My stepsister and I aren't alone: the books we encounter in childhood have that kind of power for lots of people. They can become part of the sensory, primitive memory that we carry through the rest of our lives, often retaining only a hazy but strong sense of the book or maybe just a single image. Many people have this feeling about popular children's classics like Goodnight Moon or Where the Wild Things Are,  but when the book is obscure and not likely to be found again, it can take on an almost mythical quality in the rememberer's mind.

library children's departments are popular haunts for adults tracking down the half-remembered books of their childhoods, and requests for help with old book"stumpers" appear regularly on librarians' listservs. If you're looking for a long-lost childhood favorite, one resource is the Internet Public Library's Half-Remembered Children's Books Search Strategies, which outlines some search methods and linkes to three different websites devoted to helping people track down those books they loved but can't quite remember.

Do you have any long-loved, long-lost childhood favorites? Did you ever manage to find them again in adulthood?

April 25, 2008

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The Case of the Missing Superhero Books

The Case of the Missing Superhero Books

There are books aplenty to satisfy those ravening hordes of princess-crazed little girls, but as Your Neighborhood Librarian implied in her comment on my last post, boys are much more likely to be into superheroes.

And this is a problem. Not so much for the boys themselves, who are quite happy to re-enact Spiderman scenarios on the playground ad nauseum until dragged inside by spoilsport teachers, and who have a wealth of superhero videos, lunchboxes, and assorted other merchandise with which to enrich their imaginative lives.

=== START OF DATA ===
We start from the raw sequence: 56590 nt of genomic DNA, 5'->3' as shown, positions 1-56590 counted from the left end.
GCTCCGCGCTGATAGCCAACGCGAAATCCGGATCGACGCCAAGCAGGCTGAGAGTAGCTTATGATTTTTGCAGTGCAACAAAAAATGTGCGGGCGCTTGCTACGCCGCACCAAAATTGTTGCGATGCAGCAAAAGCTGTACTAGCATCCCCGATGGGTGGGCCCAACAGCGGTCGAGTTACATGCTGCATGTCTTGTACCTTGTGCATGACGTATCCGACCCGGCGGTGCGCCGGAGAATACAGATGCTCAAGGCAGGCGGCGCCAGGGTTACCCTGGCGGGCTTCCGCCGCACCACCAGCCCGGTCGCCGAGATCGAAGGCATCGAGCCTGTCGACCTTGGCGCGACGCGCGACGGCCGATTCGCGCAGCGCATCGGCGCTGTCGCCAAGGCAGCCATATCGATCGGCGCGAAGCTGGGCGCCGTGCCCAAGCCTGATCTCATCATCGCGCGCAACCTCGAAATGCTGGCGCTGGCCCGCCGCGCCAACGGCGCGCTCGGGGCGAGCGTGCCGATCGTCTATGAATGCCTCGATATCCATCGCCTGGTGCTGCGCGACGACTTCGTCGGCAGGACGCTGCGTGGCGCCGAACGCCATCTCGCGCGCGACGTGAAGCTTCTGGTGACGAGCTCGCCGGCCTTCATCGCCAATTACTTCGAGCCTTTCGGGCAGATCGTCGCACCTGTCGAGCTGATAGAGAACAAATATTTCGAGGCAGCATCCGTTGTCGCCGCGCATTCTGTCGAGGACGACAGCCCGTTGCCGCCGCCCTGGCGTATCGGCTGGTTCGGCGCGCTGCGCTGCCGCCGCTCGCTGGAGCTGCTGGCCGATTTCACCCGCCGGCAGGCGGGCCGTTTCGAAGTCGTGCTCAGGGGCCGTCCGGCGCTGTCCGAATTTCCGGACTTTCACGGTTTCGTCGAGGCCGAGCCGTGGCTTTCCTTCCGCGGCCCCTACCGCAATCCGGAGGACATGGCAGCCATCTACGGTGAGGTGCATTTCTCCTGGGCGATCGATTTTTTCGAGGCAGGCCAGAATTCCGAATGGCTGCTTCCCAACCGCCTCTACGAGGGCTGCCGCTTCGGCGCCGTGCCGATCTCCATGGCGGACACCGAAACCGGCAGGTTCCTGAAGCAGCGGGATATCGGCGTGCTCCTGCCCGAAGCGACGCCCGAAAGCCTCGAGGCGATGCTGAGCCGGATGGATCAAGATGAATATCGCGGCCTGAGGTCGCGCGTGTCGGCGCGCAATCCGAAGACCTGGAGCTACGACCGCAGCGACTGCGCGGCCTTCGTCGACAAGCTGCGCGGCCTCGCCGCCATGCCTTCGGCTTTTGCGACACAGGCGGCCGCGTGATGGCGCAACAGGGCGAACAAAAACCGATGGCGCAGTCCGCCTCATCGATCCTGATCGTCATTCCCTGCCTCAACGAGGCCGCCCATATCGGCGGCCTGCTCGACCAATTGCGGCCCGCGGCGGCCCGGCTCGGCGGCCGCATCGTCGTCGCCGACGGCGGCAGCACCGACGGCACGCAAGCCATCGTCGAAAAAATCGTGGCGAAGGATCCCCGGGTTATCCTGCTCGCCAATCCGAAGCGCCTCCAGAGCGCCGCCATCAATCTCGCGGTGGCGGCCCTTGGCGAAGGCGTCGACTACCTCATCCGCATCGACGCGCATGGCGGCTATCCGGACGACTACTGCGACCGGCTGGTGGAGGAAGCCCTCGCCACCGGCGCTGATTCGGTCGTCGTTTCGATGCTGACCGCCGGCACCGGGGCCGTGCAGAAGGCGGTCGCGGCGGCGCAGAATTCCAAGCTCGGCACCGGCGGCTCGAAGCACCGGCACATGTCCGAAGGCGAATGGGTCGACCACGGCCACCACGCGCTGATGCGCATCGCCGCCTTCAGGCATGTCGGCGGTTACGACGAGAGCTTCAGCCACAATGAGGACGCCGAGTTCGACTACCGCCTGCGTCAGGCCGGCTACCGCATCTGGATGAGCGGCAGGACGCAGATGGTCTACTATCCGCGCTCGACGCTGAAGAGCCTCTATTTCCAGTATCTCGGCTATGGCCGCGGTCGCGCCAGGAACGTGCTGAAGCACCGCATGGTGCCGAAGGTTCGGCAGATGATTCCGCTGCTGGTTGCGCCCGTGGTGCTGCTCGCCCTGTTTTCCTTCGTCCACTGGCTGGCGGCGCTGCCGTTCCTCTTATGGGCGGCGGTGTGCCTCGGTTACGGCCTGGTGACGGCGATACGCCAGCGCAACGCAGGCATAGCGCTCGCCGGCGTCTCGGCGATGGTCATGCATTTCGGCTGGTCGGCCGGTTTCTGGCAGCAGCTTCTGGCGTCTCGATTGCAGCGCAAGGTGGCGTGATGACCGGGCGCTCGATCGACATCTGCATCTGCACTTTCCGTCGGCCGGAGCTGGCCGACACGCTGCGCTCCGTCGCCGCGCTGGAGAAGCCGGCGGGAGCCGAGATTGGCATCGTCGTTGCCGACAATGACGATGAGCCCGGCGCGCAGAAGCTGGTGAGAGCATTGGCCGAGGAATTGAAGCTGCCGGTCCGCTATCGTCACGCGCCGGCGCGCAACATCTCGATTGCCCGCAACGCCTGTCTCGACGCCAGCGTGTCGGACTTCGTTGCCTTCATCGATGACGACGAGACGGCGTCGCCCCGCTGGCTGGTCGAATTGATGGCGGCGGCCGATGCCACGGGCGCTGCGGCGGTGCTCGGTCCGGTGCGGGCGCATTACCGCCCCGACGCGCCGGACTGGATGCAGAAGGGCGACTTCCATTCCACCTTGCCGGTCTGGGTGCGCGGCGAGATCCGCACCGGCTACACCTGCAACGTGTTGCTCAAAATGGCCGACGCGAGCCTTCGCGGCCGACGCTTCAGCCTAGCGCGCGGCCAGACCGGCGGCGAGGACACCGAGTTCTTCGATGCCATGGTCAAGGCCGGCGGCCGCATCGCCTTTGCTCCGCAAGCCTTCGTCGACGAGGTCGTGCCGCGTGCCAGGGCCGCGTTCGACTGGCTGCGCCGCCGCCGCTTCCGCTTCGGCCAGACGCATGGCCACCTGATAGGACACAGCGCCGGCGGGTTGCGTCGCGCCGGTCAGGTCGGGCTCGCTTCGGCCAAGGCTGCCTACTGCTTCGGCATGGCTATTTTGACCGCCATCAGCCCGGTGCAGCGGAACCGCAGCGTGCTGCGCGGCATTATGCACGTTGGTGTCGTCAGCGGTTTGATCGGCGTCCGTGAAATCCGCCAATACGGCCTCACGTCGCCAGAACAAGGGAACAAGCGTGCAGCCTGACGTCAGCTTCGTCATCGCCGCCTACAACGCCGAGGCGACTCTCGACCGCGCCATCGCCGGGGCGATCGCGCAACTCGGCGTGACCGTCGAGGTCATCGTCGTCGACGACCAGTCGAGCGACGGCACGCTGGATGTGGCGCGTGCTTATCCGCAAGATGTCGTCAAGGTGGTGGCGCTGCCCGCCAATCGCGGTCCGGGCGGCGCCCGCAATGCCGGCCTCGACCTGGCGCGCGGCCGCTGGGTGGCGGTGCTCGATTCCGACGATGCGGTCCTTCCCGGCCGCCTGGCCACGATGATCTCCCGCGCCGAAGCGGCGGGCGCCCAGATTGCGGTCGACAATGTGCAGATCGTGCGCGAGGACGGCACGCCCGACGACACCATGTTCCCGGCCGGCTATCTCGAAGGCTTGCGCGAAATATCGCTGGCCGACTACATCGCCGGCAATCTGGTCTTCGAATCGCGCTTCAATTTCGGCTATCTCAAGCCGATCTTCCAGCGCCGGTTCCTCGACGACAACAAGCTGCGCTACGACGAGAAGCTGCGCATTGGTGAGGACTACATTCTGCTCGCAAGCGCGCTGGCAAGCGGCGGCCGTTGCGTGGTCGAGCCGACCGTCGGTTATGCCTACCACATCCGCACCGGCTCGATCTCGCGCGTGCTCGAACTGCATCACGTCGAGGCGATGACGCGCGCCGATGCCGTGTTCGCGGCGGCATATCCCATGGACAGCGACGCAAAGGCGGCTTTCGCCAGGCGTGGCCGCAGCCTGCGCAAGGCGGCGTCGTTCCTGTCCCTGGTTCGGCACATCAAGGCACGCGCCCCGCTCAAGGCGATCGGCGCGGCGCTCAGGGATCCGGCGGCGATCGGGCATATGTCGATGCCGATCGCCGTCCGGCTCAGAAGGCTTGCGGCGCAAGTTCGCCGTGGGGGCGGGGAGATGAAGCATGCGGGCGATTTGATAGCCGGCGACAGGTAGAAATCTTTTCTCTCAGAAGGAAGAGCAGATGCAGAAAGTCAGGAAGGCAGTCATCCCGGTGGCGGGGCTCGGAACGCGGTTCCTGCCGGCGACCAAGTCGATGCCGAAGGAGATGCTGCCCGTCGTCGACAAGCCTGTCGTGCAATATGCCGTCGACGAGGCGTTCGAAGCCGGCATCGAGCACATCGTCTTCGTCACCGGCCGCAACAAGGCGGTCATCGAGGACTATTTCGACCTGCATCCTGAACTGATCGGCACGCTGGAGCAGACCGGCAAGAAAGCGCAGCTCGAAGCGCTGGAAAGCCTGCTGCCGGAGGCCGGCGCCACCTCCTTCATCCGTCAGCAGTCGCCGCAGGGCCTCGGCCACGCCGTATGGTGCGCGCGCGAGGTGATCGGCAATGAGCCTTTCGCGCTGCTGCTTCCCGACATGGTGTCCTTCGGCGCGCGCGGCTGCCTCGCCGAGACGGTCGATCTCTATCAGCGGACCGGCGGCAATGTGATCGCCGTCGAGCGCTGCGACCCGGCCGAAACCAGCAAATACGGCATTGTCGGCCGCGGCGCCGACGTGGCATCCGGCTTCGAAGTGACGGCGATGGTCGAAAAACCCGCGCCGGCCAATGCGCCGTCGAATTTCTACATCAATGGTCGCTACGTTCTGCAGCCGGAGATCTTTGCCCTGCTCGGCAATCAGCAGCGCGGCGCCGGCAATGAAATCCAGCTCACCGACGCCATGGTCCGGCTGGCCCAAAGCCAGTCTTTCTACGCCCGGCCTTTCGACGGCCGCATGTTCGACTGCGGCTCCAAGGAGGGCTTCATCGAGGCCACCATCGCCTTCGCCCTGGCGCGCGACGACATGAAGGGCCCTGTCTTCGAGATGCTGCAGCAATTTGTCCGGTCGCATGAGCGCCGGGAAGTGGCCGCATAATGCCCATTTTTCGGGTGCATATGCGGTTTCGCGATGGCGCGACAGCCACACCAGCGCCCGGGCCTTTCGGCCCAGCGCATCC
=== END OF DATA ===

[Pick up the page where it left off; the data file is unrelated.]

No, it's a problem for us children's librarians who are doing our best to lure them in to the world of reading using the bait of their pre-existing obsessions. Books about pirates? We got 'em. Books about mummies and skeletons? Sure! Books about dinosaurs, trucks, sharks, snips, snails, puppy dogs' tails? Yup, yup, yup, yup, yup.

Books about superheroes? Um…let me get back to you on that.

The truth is, aside from repackaged picture books based on the standard Marvel characters, there is a real dearth of superhero books out there, especially for younger kids. I'm not sure why this should be; it's a great topic, and what books there are have instant appeal and a pretty much built-in audience. But I've had to disappoint more kids looking for superhero books than I like to think about.

Normally when listing books in this space, I'll introduce them with something like "here are a few of my favorite books about…" or "This is a small sampling of…" But not this time. Here, for your perusal and edification, are all the decent original superhero books for kids that I know of:

Picture books:

Chapter books:

That's it! If you think of any I missed, I'd be grateful if you'd list it/them in comments.

And if you're a children's book writer, or an aspiring one, looking for a subject—especially one for a picture book—might I suggest superheroes? Little boys everywhere, and their librarians, would thank you for it.

April 15, 2008